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Embraer sticks to schedule on E175-E2 and promises sales soon

Embraer has underlined that it is still holding to a 2021 target for service entry of the E175-E2, despite a lack of orders for the smallest variant of the second-generation E-Jet family.

"The E175-E2 is absolutely on schedule. The [first] aircraft is in final assembly right now and we are planning to hang the two GTF engines on the aircraft tomorrow," said John Slattery, speaking shortly after delivery of the first E195-E2 on 12 September.

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First flight of the third member of the E-Jet family is on track for later this year "and we expect to have the aircraft in revenue-generating service by the end of 2021", says Slattery.

Sales momentum for the Pratt & Whitney PW1700G-powered jet has been hampered by the aircraft's failure to meet scope-clause weight limits in the USA.

A previous agreement with SkyWest for 100 units was removed from the airframer's firm order backlog last year to comply with accounting regulations. Although Embraer stressed that the regional carrier remained "committed" to the deal, it said there was no certainty around when the scope clause agreements might be revised.

But Slattery believes the E175-E2 is not dependant on a single market for success. "I am confident that we will secure a launch customer or customers outside of the USA, sooner rather than later.

"The E1 version is operated across the world – it is not an aircraft that is dedicated to the US market. We are powering on with the E2 aircraft and we are staying on schedule," he says.

Although the second-generation E175 has struggled, Embraer can take some solace in the continued success of the E1 version: at 30 June firm order backlog for that model stood at 194 aircraft.

"Until we are scope-compliant in the US we will continue to sell the [E175-] E1 in that market and the E2 outside of it. We have the industrial capability in our hybrid final assembly line to produce both aircraft in a number of combinations," stresses Slattery.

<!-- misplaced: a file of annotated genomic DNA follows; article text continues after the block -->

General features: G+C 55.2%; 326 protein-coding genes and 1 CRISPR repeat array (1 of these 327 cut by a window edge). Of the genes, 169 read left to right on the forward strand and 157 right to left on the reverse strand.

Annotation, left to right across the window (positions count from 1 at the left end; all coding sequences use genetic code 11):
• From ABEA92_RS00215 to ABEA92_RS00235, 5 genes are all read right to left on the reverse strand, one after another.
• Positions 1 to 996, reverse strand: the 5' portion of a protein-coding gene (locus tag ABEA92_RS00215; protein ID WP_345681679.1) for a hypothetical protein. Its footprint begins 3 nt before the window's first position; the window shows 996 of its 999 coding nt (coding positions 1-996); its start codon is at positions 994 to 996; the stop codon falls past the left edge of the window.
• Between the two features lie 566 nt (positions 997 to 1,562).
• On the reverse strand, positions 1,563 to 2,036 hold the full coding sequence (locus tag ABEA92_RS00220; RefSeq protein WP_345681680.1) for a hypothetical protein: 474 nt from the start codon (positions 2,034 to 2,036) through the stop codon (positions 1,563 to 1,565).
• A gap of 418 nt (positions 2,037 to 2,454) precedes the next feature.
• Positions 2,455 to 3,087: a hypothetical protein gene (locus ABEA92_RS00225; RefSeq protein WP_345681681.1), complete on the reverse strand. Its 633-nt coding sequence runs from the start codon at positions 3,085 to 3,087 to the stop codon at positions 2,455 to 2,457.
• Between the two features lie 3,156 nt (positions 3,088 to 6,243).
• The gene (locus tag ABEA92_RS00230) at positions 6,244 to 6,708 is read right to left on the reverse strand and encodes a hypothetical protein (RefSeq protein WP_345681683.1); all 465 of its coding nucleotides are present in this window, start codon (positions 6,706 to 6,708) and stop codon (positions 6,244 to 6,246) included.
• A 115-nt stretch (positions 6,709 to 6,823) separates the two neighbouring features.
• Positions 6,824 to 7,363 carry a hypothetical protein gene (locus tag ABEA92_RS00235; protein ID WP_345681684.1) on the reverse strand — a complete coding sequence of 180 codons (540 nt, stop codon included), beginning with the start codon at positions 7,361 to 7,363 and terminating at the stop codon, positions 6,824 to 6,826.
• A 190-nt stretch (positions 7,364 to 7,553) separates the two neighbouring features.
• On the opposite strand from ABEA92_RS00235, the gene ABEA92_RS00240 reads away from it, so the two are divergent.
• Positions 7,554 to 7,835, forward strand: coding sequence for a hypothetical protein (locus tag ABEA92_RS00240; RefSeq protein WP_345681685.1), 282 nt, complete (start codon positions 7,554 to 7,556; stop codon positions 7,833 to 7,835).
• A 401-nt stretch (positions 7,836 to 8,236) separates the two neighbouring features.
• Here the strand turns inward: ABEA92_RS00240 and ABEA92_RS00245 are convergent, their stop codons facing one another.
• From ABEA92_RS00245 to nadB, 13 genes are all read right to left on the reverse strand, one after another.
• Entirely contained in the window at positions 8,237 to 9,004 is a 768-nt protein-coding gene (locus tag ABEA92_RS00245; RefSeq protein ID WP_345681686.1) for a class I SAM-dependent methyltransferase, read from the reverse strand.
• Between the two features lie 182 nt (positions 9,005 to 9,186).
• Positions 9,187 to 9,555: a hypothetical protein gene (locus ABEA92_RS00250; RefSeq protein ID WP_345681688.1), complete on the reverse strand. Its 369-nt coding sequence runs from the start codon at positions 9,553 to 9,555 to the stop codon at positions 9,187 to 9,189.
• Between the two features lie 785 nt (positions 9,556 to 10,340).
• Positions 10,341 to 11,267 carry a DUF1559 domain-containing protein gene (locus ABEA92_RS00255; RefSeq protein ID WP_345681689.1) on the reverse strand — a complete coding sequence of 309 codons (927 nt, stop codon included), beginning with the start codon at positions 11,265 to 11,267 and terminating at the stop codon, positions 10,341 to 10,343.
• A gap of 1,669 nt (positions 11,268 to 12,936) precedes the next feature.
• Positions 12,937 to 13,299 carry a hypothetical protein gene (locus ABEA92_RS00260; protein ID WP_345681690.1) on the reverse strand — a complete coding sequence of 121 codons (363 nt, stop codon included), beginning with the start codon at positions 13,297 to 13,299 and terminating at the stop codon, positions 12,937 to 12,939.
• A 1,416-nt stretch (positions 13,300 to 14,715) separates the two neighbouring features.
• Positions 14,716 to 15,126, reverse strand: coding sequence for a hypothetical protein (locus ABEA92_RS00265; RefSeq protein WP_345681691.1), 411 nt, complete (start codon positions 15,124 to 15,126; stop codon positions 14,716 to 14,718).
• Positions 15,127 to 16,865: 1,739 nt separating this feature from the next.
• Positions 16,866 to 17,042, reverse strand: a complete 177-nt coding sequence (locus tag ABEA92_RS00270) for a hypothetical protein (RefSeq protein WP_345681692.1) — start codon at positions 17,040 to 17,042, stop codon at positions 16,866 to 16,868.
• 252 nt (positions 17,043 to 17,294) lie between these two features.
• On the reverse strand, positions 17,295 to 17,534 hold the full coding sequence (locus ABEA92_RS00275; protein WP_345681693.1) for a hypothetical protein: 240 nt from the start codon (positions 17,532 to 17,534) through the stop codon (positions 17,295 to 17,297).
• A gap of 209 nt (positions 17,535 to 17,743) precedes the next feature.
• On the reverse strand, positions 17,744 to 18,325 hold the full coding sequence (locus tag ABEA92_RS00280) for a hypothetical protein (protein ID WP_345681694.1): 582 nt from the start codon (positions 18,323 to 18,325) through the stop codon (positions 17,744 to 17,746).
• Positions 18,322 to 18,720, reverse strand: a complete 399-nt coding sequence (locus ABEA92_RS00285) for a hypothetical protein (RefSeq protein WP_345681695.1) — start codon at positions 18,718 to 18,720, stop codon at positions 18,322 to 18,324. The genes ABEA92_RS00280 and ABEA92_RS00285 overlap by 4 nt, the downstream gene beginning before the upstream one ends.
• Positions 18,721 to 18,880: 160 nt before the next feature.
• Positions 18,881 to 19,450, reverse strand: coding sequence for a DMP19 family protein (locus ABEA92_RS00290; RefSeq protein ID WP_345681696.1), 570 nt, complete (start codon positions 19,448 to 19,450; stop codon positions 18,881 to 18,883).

Meanwhile, now the first E195-E2 has been delivered to Brazil's Azul, Slattery says more orders will come.

"Now that we have the E195-E2 certificated you will see a lot more movement with sales firming up and announced in the marketplace," he says.

Embraer's "pipeline is almost exclusively for the E2", he adds.

Azul is the single largest customer for the E195-E2 having placed direct orders for 51 aircraft; it has also announced that it will take an additional six units on lease, split equally between AerCap and Aircastle.

Slattery says Azul will be a "backbone carrier for the programme" and believes it could eventually have "triple digit numbers" of E2s in its fleet "in the fullness of time".

David Neeleman, the founder and chairman of Azul, was present in Sao Jose dos Campos for the delivery of the E195-E2. Slattery describes him as an "enormous supporter" of the E-Jet programme, dating back to the first E1 delivery to JetBlue Airways, the US low-cost carrier founded by Neeleman.

However, for his latest US airline venture – dubbed Moxy – Neeleman selected the E2's arch-rival, the Airbus A220, placing a firm order for 60 aircraft.

Slattery describes the loss of Neeleman's business to the A220 as "particularly difficult and emotional for us" and says that Embraer was "gutted" at the decision.

But he notes that the E195-E2 was still in flight test at that point "and we didn't have the ability to show the aircraft's full range of capabilities".

In a final twist, however, E-Jets could still be the first aircraft flown by Moxy: Neeleman has suggested that as the E2s arrive in Azul's fleet older examples will be rotated out and join the new US airline, enabling it to get up and running before the A220s arrive in 2021.

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